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Living and Working in Dubai


Dubai is the second largest emirate by territorial size after Abu Dhabi, and the most cosmopolitan city and emirate in the United Arab Emirates (UAE). Dubai is a major tourist destination and its port Jebel Ali is an important hub for exporting trade in the Middle East. According to reports, Dubai is listed among the top five fastest-growing economies in the world with trade and tourism being the strongest sectors in Dubai’s economy. Dubai’s economy is nowadays based not so much on traditional trading or natural resources (such as oil) as it used to be in the past, but rather on financial services, logistics, real estate, construction, hospitality, and tourism. This diversification, along with its strategic location, top-notch infrastructure and ease of business philosophy, makes Dubai a prime destination for many multinational corporations and an optimal choice for workers to establish a robust career.

Working in Dubai



It is important to note that the working week may differ from business to business. The custom working week is generally Sunday to Thursday, with some retail and other businesses opening six days a week and closing on Fridays.

Typical business hours are 08:00 to 13:00, resuming from 16:00 until 19:00 (when temperatures cool down). During Ramadan, working days may be shorter, and Free Zones may also have different working hours.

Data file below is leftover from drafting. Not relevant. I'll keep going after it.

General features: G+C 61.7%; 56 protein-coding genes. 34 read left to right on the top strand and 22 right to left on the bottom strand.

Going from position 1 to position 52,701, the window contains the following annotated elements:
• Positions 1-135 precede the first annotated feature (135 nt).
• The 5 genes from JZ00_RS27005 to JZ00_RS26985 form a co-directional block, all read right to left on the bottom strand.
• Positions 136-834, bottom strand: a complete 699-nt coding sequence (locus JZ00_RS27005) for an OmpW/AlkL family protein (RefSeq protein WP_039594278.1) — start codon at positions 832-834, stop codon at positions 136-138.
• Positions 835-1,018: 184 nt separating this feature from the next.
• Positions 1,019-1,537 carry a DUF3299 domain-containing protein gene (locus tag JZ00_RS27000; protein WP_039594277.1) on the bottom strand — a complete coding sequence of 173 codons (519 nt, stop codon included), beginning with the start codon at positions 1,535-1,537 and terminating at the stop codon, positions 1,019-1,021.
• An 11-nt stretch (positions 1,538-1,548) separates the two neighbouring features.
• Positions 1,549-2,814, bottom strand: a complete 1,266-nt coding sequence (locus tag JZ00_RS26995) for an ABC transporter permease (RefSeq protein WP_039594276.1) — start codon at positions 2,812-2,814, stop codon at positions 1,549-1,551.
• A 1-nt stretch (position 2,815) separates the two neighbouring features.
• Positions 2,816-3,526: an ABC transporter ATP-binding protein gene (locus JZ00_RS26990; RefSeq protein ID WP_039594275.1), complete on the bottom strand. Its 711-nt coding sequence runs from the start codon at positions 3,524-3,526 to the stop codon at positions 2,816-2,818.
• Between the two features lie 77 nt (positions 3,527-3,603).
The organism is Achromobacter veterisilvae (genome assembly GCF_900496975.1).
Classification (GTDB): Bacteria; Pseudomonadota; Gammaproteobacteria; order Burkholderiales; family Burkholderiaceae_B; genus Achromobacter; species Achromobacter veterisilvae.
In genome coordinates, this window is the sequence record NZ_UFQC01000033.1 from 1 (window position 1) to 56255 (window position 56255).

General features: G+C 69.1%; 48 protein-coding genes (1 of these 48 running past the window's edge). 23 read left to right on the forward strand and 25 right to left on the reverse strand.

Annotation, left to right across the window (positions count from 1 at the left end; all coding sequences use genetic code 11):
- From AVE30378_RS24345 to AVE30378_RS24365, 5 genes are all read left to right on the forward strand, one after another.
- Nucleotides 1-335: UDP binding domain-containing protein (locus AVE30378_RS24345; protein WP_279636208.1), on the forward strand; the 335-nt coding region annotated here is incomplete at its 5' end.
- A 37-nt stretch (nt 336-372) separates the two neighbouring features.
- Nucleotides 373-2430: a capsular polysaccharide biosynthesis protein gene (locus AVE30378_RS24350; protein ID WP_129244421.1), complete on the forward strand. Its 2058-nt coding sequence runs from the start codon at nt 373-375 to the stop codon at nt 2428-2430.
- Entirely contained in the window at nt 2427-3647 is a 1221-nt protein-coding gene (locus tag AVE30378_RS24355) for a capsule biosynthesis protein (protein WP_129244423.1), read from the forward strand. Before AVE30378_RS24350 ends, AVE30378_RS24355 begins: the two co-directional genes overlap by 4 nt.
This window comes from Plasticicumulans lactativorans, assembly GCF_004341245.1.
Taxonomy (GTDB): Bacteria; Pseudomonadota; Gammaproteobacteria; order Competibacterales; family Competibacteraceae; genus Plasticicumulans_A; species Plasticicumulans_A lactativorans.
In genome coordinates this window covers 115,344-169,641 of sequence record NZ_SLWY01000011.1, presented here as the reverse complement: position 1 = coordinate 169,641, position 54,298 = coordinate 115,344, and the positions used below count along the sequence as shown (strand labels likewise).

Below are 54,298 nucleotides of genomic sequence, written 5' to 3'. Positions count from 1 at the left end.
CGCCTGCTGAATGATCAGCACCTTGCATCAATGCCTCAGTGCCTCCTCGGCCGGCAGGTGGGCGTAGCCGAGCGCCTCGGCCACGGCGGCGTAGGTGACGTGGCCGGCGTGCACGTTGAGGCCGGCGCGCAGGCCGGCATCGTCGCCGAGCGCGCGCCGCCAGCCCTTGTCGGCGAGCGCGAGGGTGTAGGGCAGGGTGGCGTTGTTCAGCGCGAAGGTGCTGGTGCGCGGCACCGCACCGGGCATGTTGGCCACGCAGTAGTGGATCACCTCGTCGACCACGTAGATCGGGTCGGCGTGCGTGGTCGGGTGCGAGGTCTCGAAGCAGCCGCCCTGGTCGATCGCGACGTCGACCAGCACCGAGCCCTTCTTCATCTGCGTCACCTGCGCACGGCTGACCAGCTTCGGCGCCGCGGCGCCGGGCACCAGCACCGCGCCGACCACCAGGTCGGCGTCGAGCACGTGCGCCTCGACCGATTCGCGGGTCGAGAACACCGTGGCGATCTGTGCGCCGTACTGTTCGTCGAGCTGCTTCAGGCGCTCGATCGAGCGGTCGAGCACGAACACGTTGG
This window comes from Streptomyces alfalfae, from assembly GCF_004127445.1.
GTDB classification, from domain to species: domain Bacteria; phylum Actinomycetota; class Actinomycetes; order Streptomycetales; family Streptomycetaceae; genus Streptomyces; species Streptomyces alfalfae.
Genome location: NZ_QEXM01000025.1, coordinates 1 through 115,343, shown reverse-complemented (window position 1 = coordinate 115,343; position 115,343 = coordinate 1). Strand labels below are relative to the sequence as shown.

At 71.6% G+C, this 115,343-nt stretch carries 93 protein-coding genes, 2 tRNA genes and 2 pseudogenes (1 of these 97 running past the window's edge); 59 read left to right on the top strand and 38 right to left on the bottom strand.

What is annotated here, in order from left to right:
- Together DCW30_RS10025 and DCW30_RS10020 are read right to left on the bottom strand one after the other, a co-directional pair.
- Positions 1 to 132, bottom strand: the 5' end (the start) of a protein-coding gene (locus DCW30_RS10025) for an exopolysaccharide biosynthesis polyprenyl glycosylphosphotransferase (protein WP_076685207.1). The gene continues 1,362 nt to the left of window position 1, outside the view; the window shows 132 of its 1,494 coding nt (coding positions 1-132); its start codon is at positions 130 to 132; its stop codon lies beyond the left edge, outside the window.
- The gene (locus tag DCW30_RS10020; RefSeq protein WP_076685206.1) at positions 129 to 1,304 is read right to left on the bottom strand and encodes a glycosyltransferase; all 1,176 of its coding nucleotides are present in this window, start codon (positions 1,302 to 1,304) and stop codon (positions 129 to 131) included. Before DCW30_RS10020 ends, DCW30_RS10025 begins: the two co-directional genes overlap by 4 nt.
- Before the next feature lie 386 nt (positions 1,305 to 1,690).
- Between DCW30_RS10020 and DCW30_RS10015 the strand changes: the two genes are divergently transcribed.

The first step for living in Dubai involves obtaining a residence permit, which then allows you to get a work permit. As an expat, you will need to present your residence permit when opening a bank account, renting a property, registering a car, etc. Residence relies on sponsorship by the company employing the expat. The following are several types of residence visas for the UAE:

Visa Type

Period of validity

Employment (private and public sectors)

2 years


Up to 2 years


1 year

Domestic helpers

1 year


Up to 3 years


In general, the employer undertakes the responsibility for submitting all the relevant documents, which mainly include the application form, the original and a copy of the sponsored person’s passport, passport-sized photos, the employment permit issued by the Ministry of Labour, etc.

Working conditions / Benefits

The working week in Dubai tends to vary between 40 and 48 hours, depending on the employer’s policy. As far as the compensation is concerned, the majority of employers pay cash packages which can cover the basic salary, medical cover, air tickets for home visits, housing provision or allowance, etc. In some cases, there are performance reviews or other bonuses. Contract workers also benefit from an ‘indemnity’ which is an end-of-contract bonus paid to expatriate workers as a form of gratitude for their service to the state.

In general, working flex-time or part-time is not the norm in Dubai. Most employees are offered full-time work contracts.


If you plan to search for your own accommodation, bear in mind that rentals are based on a one-year contract, and the amount of the deposit to be paid upfront depends on your negotiation skills, the area of the property, and the competition there is for the property. Sometimes, you might be asked to pay the annual rent upfront.